The music label, Varese Sarabande continued its year long anniversary celebration of thirty-five years as the most important and vital force for releasing and preserving film and television music on the nineteenth of October. As a music label that survived against insurmountable odds such as would there be a strong fan base to support such a venture, it was a richly deserved celebration that once again demonstrated that film music continues to be noticed and appreciated by more than a handful of film music savants.
This Examiner.com columnist and photographer was afforded unprecedented access by Varese Sarabande and Costa Communications in order to cover the event from the rehearsals to the final after-party at a private building located in San Pedro, California.
I arrived early and was warmly greeted by composer and conductor, Christopher Young who was was in the eye of the rehearsal hurricane that was transpiring in the historic location known as the Warner Grand Theater. Composers such as Brian Tyler, Marco Beltrami and Lee Holdridge ran through their rehearsals feverishly because the approaching time to let the audience fill their seats had been rapidly approaching. The rehearsals had a dream-like quality to it because the music played were of the horror film genre and it appeared that the composers were playing to the spirits that may have once wandered and enjoyed this location in the past. Despite the frenetic pace of the rehearsals, this columnist could not detect any musicians that struck a wrong key or any of the chorus that had ended with an incorrect cadence. There can be no doubt watching musicians during rehearsals is to watch artists honing their craft to eventual absolute perfection in front of discerning music aficionados.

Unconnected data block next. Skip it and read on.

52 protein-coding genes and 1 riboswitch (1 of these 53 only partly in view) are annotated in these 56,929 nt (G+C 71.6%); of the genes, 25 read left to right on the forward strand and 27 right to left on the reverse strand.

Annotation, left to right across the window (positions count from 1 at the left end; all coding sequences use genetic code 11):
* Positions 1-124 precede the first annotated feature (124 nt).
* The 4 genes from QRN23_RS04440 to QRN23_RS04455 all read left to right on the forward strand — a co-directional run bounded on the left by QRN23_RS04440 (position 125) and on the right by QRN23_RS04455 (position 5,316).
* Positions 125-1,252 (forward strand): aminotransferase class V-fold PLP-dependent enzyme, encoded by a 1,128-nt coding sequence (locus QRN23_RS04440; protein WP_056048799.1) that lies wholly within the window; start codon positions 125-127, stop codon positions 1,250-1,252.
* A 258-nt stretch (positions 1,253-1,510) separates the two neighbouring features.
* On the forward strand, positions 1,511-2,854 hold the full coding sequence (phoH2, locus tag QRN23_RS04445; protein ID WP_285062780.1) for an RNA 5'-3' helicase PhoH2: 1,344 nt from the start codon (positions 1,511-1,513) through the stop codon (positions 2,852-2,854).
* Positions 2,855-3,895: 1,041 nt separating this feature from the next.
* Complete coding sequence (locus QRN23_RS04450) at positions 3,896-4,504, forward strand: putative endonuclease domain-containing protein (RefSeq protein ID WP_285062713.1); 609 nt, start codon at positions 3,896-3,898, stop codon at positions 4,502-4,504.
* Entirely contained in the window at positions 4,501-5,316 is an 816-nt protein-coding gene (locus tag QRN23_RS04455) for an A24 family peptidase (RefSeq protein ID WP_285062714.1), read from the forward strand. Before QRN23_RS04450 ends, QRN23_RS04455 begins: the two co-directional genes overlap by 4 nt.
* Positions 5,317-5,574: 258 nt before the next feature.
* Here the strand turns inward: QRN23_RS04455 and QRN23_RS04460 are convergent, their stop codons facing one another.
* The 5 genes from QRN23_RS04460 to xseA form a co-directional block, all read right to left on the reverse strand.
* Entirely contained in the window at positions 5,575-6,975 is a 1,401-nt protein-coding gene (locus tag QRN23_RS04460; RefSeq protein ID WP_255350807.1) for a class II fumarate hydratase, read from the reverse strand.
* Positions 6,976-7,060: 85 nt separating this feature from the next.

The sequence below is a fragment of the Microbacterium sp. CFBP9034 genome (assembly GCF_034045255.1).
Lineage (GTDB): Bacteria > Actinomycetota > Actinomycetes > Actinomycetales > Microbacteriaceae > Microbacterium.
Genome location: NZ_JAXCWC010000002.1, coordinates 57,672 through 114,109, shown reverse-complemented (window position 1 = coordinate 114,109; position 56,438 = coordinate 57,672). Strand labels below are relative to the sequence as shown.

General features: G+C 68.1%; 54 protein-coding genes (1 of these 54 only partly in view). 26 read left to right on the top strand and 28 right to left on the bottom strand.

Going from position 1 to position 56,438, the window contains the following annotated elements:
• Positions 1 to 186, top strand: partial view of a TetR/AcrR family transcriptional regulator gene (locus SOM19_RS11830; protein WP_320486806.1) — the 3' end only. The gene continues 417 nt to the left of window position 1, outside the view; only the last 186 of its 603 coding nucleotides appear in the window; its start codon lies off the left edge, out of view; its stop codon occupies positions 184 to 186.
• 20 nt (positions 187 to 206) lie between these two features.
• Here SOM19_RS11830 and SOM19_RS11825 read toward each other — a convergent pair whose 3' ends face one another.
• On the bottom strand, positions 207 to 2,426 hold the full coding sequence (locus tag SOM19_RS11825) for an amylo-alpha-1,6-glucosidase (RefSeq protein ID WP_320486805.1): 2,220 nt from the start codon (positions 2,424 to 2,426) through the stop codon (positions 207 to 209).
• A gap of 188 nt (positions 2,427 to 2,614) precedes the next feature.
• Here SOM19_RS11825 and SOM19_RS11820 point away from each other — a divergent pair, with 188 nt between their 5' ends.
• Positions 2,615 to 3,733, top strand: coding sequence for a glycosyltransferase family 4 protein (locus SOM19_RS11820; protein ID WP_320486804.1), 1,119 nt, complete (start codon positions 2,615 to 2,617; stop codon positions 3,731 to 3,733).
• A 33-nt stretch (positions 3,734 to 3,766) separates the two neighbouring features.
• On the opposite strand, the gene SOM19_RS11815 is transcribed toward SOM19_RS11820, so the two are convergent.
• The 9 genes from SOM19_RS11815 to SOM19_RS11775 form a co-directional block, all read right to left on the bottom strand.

The celebration demanded a red carpet photo opportunity for the gathered photographers who can count themselves lucky enough to have covered such an entertaining and unique procession of arguably the world's finest film composers ever to assemble in one single location. Composers that would be performing and many who had came to enjoy and offer support were seen and photographed. They arrived dressed in their finest and unique tuxedo and dress ensembles. One of the most popular composers that walked the red carpet was Christopher Young whose shimmering blue and red skull encrusted dress jacket proved to be the source of many conversations that would be overheard during the after party. Many of the the composers also have model and star quality appearances especially composers, Brian Tyler and Cliff Eidelman whom could easily send many hearts swooning on any movie premiere red carpet event.